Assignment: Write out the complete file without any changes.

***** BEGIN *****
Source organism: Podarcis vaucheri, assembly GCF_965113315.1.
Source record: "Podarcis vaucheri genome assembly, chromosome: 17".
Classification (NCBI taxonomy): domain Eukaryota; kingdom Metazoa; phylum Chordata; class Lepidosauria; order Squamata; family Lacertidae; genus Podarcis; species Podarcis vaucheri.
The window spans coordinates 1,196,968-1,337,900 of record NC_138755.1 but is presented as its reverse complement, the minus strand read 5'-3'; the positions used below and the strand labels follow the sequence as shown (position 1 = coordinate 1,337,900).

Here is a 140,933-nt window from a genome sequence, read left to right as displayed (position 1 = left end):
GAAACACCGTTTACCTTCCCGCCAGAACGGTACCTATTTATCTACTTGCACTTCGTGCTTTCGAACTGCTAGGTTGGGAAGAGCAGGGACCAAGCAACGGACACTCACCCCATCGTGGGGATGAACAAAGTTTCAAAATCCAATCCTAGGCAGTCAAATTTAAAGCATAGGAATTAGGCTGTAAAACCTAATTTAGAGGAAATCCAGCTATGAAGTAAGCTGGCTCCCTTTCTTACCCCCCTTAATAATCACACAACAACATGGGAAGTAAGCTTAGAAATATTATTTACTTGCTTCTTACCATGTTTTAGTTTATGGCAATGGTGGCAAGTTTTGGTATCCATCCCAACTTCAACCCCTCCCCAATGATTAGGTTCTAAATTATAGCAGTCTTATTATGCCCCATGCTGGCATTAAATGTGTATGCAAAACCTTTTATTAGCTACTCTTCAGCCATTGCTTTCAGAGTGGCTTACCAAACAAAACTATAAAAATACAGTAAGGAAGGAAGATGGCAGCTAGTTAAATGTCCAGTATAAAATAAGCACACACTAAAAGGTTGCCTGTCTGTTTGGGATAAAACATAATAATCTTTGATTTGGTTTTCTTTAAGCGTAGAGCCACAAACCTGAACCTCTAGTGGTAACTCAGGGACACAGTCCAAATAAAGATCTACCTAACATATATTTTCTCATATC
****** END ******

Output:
Source organism: Podarcis vaucheri, assembly GCF_965113315.1.
Source record: "Podarcis vaucheri genome assembly, chromosome: 17".
Classification (NCBI taxonomy): domain Eukaryota; kingdom Metazoa; phylum Chordata; class Lepidosauria; order Squamata; family Lacertidae; genus Podarcis; species Podarcis vaucheri.
The window spans coordinates 1,196,968-1,337,900 of record NC_138755.1 but is presented as its reverse complement, the minus strand read 5'-3'; the positions used below and the strand labels follow the sequence as shown (position 1 = coordinate 1,337,900).

Here is a 140,933-nt window from a genome sequence, read left to right as displayed (position 1 = left end):
GAAACACCGTTTACCTTCCCGCCAGAACGGTACCTATTTATCTACTTGCACTTCGTGCTTTCGAACTGCTAGGTTGGGAAGAGCAGGGACCAAGCAACGGACACTCACCCCATCGTGGGGATGAACAAAGTTTCAAAATCCAATCCTAGGCAGTCAAATTTAAAGCATAGGAATTAGGCTGTAAAACCTAATTTAGAGGAAATCCAGCTATGAAGTAAGCTGGCTCCCTTTCTTACCCCCCTTAATAATCACACAACAACATGGGAAGTAAGCTTAGAAATATTATTTACTTGCTTCTTACCATGTTTTAGTTTATGGCAATGGTGGCAAGTTTTGGTATCCATCCCAACTTCAACCCCTCCCCAATGATTAGGTTCTAAATTATAGCAGTCTTATTATGCCCCATGCTGGCATTAAATGTGTATGCAAAACCTTTTATTAGCTACTCTTCAGCCATTGCTTTCAGAGTGGCTTACCAAACAAAACTATAAAAATACAGTAAGGAAGGAAGATGGCAGCTAGTTAAATGTCCAGTATAAAATAAGCACACACTAAAAGGTTGCCTGTCTGTTTGGGATAAAACATAATAATCTTTGATTTGGTTTTCTTTAAGCGTAGAGCCACAAACCTGAACCTCTAGTGGTAACTCAGGGACACAGTCCAAATAAAGATCTACCTAACATATATTTTCTCATATC